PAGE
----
Gourmet discoveries and Espelette chillies over and over
On October 29, it was that time again and the small Basque village of Espelette celebrated its annual chili festival. Again at the festival this year : the Chilimafia – but only as visitors.
This chili festival is an indescribably beautiful experience for all chili fans and friends of good food. During 2 days in this village celebrates like crazy, and many thousands of visitors celebrate with the locals, and enjoy the culinary delights that there are: from waffles, pickled chilies, chili meat or even chili cheese to terrines with chilies or even chili chocolate – there are no limits to creativity. Of course, all products are made in the region by regional producers exclusively with the Espelette chili.
This chili variety is also popular because it is a very gentle chili variety with a short-lasting heat: with its just under 1,500 – 2,500 Scoville, the Piment d’Espelette, as they say in French, is a chili variety that even children and chili beginners can eat without any problems.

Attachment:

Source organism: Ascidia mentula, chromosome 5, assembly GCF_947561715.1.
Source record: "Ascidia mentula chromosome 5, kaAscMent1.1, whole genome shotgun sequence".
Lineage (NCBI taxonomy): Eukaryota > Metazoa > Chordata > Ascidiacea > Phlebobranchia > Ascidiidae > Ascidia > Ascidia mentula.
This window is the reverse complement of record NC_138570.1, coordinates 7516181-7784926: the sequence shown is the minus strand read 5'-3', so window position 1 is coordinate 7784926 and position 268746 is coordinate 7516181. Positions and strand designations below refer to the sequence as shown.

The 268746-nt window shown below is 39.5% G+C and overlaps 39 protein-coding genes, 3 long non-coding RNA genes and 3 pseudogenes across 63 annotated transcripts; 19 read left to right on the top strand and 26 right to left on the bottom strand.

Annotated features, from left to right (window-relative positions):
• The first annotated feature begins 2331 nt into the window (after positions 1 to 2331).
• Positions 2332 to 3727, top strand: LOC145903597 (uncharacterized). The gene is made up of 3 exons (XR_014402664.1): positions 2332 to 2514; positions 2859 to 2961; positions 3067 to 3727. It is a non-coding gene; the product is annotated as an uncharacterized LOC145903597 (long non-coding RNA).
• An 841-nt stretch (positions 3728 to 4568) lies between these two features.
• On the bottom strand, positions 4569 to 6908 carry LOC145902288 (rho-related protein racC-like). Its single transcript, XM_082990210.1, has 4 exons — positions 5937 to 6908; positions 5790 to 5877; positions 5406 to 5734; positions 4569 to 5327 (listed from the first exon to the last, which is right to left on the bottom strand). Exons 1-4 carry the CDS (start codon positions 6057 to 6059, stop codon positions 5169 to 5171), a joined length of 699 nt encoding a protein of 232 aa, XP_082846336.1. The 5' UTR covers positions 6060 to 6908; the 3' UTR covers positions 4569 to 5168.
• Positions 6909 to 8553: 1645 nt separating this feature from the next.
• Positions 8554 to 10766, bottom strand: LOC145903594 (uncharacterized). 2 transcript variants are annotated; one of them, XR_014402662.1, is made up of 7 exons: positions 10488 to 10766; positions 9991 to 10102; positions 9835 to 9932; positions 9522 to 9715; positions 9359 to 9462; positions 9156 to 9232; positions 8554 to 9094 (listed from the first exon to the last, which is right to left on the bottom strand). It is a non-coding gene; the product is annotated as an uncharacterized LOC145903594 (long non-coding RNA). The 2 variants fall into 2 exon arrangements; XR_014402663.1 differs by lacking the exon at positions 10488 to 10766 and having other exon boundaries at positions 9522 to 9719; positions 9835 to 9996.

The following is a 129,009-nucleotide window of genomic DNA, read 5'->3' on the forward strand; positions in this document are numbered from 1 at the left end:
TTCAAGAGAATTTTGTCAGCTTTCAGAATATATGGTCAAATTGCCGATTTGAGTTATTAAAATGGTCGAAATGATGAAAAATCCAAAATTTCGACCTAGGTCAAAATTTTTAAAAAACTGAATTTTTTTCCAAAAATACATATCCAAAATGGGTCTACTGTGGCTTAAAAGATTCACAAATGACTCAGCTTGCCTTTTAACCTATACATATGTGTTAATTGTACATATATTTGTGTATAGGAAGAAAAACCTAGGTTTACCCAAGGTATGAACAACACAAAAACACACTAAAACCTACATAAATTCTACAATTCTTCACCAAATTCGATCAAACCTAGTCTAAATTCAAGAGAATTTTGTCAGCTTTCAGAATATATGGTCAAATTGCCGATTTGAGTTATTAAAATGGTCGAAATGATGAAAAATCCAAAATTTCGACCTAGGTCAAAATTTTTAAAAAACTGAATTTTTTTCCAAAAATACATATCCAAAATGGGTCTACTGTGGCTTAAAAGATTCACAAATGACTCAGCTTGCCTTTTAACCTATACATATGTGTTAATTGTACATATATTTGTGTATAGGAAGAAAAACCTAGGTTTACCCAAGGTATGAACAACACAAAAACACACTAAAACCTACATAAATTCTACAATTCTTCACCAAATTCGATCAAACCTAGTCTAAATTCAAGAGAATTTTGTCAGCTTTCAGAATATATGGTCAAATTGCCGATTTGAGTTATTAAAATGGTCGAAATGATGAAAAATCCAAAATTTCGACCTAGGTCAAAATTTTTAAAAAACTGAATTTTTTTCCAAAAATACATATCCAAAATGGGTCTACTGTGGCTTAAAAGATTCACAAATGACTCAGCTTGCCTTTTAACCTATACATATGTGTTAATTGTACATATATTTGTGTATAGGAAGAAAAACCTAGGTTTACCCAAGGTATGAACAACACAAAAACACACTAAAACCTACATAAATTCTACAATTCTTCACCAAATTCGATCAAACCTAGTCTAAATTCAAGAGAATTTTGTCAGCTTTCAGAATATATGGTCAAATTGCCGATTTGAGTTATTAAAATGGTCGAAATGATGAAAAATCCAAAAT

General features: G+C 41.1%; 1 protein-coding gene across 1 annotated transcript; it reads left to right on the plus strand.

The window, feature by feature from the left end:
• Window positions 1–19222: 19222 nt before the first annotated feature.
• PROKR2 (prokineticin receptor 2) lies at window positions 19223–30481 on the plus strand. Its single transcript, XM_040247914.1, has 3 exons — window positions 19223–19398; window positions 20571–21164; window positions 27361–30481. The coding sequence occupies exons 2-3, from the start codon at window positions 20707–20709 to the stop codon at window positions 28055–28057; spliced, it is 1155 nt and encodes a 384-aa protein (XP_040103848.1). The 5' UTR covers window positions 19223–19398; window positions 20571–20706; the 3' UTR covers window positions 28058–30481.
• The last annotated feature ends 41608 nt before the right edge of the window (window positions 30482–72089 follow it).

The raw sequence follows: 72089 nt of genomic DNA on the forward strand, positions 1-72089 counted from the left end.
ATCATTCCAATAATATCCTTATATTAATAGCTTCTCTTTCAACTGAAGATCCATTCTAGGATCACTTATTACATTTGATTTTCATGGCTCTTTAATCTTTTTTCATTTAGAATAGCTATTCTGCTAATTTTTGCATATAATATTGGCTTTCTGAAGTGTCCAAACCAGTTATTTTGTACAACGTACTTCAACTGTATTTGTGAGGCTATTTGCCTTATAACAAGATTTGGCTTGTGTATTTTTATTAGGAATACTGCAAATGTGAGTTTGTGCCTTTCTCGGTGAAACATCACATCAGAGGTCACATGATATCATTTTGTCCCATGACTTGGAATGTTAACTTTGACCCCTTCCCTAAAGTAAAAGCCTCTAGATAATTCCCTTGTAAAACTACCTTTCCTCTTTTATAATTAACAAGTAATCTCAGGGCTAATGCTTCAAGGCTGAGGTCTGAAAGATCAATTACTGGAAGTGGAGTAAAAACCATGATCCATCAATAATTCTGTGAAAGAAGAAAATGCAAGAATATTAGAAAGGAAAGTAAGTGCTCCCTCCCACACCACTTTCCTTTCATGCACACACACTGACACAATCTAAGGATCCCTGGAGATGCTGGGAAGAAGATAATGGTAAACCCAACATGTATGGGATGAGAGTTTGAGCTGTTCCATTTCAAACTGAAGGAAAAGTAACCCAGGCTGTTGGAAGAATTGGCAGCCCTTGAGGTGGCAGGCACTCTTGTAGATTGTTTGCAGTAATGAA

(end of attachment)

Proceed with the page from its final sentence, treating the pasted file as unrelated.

This also makes all the chili products with Espelette chili interesting for a wider clientele, because the spiciness is a real pleasure for everyone, and does not involve any “risk”.
This is how the Espelette chili is processed into chili powder
The harvest of Espelette chili starts in August and ends only from the first frost in December. The chili peppers are dried on a grid for about 15 days, where they develop their aroma through slow drying in the air. After that, they are de-stemmed and distributed again on grids, on which they are then dried in the oven at a moderate temperature final.
After the procedure, the dried chili peppers are processed into chili powder.
In the old days, the producers used to string the chilies on threads with the help of a needle and hang them on the facades of the houses. The Espelette chilies hung there for up to 2 months before being dried in a bread oven, and made into powder.
Even today, the chili peppers are strung on the threads and hung, but this is done more for decorative purposes. So we could marvel at this technique at the Chilifest and have also brought you a few photos
Interesting facts about the Espelette chili
- The Espelette chili pepper is not, as you might think, a vegetable, but is botanically a fruit.
- The Espelette chili belongs to the variety “Gorria” which exists exclusively in the Basque Country. Gorria means “red” in Basque.
- Chilis were introduced in the Basque Country around the year 1650. The Basque women planted the chilies in their vegetable beds to replace the peppers, which were very expensive at that time.
- Originally, Espelette chilies come from the American continent, more precisely from Mexico.